Bouncing back from injury in the best possible way, Billy Bolt claimed this year’s FIM SuperEnduro World Championship to deliver Rockstar Energy Husqvarna Factory Racing back-to-back indoor titles. Ending his rookie campaign as runner-up in 2018, a serious leg injury shortly after clinching the World Enduro Super Series title saw one of the enduro’s most-promising riders forced to sit out the 2019 SuperEnduro season.
For 2020 Bolt was determined to finally show what he was capable of. With the Husqvarna FE 350 mounted rider securing seven race wins from 12 starts, Billy clinched the title in style, proving himself a World Champion indoors and out.
After sitting out the 2019 series due to injury, where did your expectations lie entering round one? Did you believe you could immediately become a serious title contender?
Billy Bolt: “When I was testing and training with other riders, I got a feeling of where I was at and I was happy with my speed going into round one, based on their speed. Of course, once you get inside the stadium things do change. Also, Poland was still only my sixth SuperEnduro race and I had missed a full season racing indoors, too. I was nervous about things, but confident in how I had prepared.”
You talked a lot about consistency throughout the season. How difficult is it to find that in SuperEnduro, especially in the heat of the battle?
“It’s incredibly difficult to stay consistent in SuperEnduro. With the start order reversed for race two, it can really shake things up with a lot of overtaking to be done. Also, the intensity of each race means it’s difficult to stay consistent. So much changes which makes it such an exciting sport. I worked a lot on improving my consistency in Spain and Hungary and as a result managed to win five of the six races. Overall, I won seven races from 12 starts.”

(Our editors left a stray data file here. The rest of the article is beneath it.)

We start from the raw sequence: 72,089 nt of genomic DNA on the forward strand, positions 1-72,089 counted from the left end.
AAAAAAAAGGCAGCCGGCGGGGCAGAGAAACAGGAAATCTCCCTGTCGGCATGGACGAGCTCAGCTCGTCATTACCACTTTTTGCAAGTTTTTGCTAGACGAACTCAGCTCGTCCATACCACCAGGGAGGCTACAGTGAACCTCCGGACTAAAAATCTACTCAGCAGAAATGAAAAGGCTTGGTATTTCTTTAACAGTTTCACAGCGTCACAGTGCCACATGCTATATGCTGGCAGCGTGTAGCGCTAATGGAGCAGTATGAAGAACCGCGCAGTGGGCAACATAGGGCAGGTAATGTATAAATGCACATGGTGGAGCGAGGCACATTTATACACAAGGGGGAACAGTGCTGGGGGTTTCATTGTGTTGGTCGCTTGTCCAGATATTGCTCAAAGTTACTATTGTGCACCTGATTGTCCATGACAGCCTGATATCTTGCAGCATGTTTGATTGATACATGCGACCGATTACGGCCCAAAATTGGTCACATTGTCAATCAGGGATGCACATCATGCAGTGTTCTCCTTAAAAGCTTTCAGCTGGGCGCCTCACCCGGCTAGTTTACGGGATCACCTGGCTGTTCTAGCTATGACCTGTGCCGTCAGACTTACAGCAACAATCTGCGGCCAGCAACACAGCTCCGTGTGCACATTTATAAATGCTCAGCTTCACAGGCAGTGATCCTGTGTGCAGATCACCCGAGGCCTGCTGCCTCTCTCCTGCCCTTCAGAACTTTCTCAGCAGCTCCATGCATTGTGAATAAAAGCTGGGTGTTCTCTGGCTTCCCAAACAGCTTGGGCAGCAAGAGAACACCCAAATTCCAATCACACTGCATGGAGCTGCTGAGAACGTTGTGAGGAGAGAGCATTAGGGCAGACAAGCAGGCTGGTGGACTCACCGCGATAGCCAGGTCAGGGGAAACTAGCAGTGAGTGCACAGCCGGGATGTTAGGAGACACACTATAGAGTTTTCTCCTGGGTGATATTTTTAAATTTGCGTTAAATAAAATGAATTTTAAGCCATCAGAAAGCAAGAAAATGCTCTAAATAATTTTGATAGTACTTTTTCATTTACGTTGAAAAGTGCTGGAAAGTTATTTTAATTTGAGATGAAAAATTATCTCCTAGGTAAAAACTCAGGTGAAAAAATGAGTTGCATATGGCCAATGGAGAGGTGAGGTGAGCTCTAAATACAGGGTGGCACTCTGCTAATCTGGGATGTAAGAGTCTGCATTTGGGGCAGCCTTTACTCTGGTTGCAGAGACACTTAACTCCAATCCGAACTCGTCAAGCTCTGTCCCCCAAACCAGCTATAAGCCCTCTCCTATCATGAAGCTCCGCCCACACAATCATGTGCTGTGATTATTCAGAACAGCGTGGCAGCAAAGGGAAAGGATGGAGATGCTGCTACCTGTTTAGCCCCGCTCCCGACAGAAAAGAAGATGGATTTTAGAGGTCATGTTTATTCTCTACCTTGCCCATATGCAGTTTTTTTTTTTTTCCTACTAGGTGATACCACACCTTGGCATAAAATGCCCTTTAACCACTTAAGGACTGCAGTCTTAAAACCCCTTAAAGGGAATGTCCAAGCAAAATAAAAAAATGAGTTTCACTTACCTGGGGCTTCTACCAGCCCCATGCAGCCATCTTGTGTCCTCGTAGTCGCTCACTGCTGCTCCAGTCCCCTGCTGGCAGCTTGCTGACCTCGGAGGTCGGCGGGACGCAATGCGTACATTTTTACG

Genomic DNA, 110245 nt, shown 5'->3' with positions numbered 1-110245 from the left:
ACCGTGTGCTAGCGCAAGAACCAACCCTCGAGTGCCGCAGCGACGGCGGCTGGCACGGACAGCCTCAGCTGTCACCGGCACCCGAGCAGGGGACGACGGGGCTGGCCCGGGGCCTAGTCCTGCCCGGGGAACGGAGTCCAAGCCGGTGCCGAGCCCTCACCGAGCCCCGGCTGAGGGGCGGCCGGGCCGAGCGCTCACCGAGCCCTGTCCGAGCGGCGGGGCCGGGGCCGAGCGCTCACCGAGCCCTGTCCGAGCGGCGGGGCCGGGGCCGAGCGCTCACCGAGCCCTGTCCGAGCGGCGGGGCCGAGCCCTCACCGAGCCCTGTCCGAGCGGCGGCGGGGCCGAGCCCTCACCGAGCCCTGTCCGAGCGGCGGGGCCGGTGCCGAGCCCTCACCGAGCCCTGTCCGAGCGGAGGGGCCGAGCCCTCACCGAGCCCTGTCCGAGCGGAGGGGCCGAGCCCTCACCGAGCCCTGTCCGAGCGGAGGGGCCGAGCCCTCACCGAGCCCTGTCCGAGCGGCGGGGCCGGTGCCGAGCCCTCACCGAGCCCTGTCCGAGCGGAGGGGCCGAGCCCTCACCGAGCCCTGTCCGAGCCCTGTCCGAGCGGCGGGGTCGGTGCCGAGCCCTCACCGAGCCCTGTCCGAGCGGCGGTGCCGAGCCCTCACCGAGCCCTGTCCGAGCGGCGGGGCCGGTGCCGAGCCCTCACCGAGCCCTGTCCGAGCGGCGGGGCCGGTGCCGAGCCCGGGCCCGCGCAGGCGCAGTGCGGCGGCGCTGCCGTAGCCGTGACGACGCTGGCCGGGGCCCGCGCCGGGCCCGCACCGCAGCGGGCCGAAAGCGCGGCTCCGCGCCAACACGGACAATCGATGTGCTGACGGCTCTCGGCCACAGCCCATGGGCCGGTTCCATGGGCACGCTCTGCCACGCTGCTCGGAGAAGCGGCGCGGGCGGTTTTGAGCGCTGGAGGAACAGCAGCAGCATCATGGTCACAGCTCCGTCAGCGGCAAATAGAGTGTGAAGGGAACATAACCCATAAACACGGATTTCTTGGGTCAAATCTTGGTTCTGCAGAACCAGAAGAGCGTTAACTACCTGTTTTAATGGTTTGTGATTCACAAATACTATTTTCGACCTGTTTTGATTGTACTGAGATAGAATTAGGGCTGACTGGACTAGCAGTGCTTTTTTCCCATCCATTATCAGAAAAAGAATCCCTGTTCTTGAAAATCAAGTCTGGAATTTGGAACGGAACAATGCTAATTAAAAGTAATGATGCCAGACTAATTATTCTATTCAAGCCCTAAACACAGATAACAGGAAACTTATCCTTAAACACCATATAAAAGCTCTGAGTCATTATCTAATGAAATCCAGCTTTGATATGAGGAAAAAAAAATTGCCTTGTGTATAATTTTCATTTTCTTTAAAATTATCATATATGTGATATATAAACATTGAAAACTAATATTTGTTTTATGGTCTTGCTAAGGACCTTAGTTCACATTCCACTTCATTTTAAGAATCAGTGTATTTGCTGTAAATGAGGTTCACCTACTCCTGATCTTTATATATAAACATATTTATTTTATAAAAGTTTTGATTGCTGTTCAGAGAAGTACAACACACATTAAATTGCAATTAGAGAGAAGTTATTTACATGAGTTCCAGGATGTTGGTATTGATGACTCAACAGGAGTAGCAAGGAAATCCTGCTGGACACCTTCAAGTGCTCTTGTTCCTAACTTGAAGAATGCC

Topping superpole on three out of four occasions is quite the contrast to your 2018 season. What have you learned to become so fast over one qualifying lap?
“Superpole was something I was keen to improve on from my first season. I was dreadful at it during 2018. Back then I struggled to commit to what I believed was the fastest line around the course. I spent too much time watching what others were doing. Even on the sighting lap I was still questioning myself and that’s the time to have it dialled and pieced together in your head. So often I crashed because I wasn’t committed enough. Now I’ve put that behind me. I’ve gained trust more in myself and the process. Superpole performances were probably one of the biggest improvements I made this year.”
Germany was a technical track where many felt that you would dominate on, but it was arguably your toughest round. Was it simply a case of pushing too hard, trying too hard to win?
“Germany was a tough track to get right. I felt good in training and I had different lines to most people. My rhythm in the matrix and rock corner was a lot faster than everyone else, but unfortunately there’s no points for practice. I just didn’t put it together on the night. I was upset with how I rode superpole and then fell and got my handlebars stuck in my boot while leading the opening race. It wasn’t until after the event that I watched the video of the race and saw I had about a 15-second lead, before those mistakes. After that I learned to manage my races better and pay attention to who is around me if I’m leading.”